The work would be welcome at WSP, which has had a very poor year. It announced a pre-tax profit of £400,000 for the year ending 31 December, compared with £11.5m in 2001.
WSP chief executive Chris Cole said the firm's two New York subsidiaries, high-rise structural engineering specialist Cantor Seinuk Group and building services engineer Flack + Kurtz, would be well-placed to work on Daniel Libeskind's redesign of the World Trade Centre.
Cole said: "It's very political but we would expect to be involved. Larry Silverstein [leaseholder of the site] is a major client of ours."
Work is almost complete on the redevelopment of No 7 World Trade Centre, which collapsed the day after the twin towers were destroyed in the 11 September attacks.
WSP has been involved in this project, and has also advised a number of the teams that issued initial pitches for the new World Trade Centre.
Cole added that the firm was also positioning itself to win work in the Thames Gateway scheme, which the government sees as key to plans for tackling the housing shortage in the South-east.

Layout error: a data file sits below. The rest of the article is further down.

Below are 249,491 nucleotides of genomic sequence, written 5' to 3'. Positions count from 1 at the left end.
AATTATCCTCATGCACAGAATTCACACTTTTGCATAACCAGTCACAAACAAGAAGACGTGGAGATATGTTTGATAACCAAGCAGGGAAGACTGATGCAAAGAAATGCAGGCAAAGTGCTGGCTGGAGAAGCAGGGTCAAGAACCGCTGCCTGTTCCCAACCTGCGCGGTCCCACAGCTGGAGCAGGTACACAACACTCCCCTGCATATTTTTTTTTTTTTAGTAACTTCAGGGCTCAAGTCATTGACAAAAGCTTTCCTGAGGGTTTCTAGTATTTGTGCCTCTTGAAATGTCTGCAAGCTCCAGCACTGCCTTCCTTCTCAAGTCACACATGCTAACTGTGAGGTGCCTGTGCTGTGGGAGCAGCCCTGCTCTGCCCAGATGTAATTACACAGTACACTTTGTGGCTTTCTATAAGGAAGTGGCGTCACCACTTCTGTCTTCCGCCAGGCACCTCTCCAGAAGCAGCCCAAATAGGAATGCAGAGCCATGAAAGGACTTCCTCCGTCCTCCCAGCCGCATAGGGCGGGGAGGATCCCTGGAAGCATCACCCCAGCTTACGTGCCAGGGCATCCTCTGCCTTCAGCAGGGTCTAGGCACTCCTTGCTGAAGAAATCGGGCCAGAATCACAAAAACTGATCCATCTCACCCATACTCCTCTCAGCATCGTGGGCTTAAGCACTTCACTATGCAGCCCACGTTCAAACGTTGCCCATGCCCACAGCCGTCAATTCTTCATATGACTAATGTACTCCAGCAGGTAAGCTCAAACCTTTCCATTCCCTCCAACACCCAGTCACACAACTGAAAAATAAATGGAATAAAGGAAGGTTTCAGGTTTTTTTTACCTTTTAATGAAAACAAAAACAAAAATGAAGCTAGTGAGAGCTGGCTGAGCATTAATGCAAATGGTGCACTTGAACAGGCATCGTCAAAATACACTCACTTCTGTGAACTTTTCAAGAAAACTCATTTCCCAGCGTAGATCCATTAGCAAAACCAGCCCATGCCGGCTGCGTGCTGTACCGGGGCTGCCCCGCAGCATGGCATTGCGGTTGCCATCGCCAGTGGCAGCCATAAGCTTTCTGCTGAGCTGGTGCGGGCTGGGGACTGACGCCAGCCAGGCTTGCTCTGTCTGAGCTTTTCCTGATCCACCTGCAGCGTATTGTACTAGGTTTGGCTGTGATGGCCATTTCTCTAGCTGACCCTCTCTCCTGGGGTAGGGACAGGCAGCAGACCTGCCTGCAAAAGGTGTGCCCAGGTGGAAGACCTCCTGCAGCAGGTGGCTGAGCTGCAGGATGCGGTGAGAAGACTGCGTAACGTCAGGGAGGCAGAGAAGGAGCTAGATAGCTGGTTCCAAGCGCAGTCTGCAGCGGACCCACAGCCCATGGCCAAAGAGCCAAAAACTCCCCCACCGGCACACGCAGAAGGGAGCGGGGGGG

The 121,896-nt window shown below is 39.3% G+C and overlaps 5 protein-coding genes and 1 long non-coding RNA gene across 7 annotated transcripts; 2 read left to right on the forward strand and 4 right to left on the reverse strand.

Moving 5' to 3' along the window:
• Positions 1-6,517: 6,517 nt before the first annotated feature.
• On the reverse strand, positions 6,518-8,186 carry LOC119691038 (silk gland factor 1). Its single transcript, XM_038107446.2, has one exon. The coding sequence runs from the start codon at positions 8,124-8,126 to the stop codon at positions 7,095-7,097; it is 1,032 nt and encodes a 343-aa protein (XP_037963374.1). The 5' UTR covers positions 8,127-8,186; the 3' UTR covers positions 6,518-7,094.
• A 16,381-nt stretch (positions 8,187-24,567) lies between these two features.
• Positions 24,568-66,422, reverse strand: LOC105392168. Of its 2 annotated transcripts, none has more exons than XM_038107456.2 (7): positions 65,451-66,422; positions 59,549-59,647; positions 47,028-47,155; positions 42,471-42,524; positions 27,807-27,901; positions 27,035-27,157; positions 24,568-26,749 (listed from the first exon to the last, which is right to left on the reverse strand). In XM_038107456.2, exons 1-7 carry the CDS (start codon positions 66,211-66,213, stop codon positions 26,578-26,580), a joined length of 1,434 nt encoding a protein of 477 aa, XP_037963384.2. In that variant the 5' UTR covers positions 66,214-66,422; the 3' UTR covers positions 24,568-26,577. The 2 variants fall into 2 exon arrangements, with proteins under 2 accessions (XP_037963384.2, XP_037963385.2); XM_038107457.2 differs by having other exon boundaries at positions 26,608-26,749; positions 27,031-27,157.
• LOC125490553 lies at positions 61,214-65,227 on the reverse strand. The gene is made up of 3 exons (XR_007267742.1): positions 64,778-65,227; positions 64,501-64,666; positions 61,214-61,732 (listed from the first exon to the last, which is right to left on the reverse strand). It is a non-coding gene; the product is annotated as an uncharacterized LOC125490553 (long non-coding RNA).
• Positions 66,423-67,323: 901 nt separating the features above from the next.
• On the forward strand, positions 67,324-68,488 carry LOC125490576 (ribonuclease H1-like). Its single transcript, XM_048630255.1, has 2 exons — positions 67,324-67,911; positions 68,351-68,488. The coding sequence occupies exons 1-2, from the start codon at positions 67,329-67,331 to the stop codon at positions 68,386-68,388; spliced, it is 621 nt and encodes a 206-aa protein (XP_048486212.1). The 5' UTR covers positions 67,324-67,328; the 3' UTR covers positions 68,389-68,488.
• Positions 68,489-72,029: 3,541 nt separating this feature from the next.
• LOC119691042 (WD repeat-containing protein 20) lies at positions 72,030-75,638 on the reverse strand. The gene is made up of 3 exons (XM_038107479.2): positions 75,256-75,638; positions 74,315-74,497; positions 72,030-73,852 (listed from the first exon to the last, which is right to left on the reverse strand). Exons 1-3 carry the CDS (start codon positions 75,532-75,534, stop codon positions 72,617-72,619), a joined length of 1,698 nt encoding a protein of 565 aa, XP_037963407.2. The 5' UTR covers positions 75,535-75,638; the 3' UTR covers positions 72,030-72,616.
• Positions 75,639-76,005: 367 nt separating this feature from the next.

Cole said: "We are talking to various clients about the Thames Gateway."
WSP blamed its sharp drop in profit last year on restructuring costs made in the light of downturns in the commercial, financial, corporate and leisure sectors.
Chairman Peter Welch said in his statement: "After 10 years of growth, last year saw a change in this momentum, which required early action. This resulted in exceptional costs for 2002 in respect of selected property and staff reductions, both in the private sector businesses and importantly in our group central support costs."
Pre-tax profit before exceptional items and amortisation of goodwill was £12m, in line with the profit warning WSP issued in December. Turnover rose £36m to £261m last year.